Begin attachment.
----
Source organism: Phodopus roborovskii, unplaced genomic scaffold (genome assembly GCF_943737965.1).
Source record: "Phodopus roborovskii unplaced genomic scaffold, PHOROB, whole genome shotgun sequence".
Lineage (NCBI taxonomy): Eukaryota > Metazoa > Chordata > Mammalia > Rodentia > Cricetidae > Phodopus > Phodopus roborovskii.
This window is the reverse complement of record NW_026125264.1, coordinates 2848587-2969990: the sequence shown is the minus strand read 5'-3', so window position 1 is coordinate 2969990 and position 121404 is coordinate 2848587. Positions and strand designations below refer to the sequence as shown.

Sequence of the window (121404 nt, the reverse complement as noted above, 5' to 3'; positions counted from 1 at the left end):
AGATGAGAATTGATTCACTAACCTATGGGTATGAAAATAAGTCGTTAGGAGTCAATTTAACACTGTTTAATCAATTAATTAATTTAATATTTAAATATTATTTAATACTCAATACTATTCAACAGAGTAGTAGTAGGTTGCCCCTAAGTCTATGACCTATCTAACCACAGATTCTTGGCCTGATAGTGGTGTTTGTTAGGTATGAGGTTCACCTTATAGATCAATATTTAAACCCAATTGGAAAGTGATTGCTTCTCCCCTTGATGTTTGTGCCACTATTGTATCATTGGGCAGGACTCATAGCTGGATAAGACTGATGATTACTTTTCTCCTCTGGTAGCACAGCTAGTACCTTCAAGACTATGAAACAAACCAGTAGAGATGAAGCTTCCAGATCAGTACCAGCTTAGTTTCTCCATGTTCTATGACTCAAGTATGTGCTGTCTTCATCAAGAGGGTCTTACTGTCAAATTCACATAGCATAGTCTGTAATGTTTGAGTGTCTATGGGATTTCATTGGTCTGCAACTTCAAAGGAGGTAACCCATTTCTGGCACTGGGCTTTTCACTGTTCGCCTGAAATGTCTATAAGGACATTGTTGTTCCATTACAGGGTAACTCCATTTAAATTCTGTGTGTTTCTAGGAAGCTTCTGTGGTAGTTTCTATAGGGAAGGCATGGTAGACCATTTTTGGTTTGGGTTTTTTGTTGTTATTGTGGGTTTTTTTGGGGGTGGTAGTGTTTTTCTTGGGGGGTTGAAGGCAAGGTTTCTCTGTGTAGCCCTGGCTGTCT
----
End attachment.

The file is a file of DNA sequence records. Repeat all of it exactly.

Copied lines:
Source organism: Phodopus roborovskii, unplaced genomic scaffold (genome assembly GCF_943737965.1).
Source record: "Phodopus roborovskii unplaced genomic scaffold, PHOROB, whole genome shotgun sequence".
Lineage (NCBI taxonomy): Eukaryota > Metazoa > Chordata > Mammalia > Rodentia > Cricetidae > Phodopus > Phodopus roborovskii.
This window is the reverse complement of record NW_026125264.1, coordinates 2848587-2969990: the sequence shown is the minus strand read 5'-3', so window position 1 is coordinate 2969990 and position 121404 is coordinate 2848587. Positions and strand designations below refer to the sequence as shown.

Sequence of the window (121404 nt, the reverse complement as noted above, 5' to 3'; positions counted from 1 at the left end):
AGATGAGAATTGATTCACTAACCTATGGGTATGAAAATAAGTCGTTAGGAGTCAATTTAACACTGTTTAATCAATTAATTAATTTAATATTTAAATATTATTTAATACTCAATACTATTCAACAGAGTAGTAGTAGGTTGCCCCTAAGTCTATGACCTATCTAACCACAGATTCTTGGCCTGATAGTGGTGTTTGTTAGGTATGAGGTTCACCTTATAGATCAATATTTAAACCCAATTGGAAAGTGATTGCTTCTCCCCTTGATGTTTGTGCCACTATTGTATCATTGGGCAGGACTCATAGCTGGATAAGACTGATGATTACTTTTCTCCTCTGGTAGCACAGCTAGTACCTTCAAGACTATGAAACAAACCAGTAGAGATGAAGCTTCCAGATCAGTACCAGCTTAGTTTCTCCATGTTCTATGACTCAAGTATGTGCTGTCTTCATCAAGAGGGTCTTACTGTCAAATTCACATAGCATAGTCTGTAATGTTTGAGTGTCTATGGGATTTCATTGGTCTGCAACTTCAAAGGAGGTAACCCATTTCTGGCACTGGGCTTTTCACTGTTCGCCTGAAATGTCTATAAGGACATTGTTGTTCCATTACAGGGTAACTCCATTTAAATTCTGTGTGTTTCTAGGAAGCTTCTGTGGTAGTTTCTATAGGGAAGGCATGGTAGACCATTTTTGGTTTGGGTTTTTTGTTGTTATTGTGGGTTTTTTTGGGGGTGGTAGTGTTTTTCTTGGGGGGTTGAAGGCAAGGTTTCTCTGTGTAGCCCTGGCTGTCT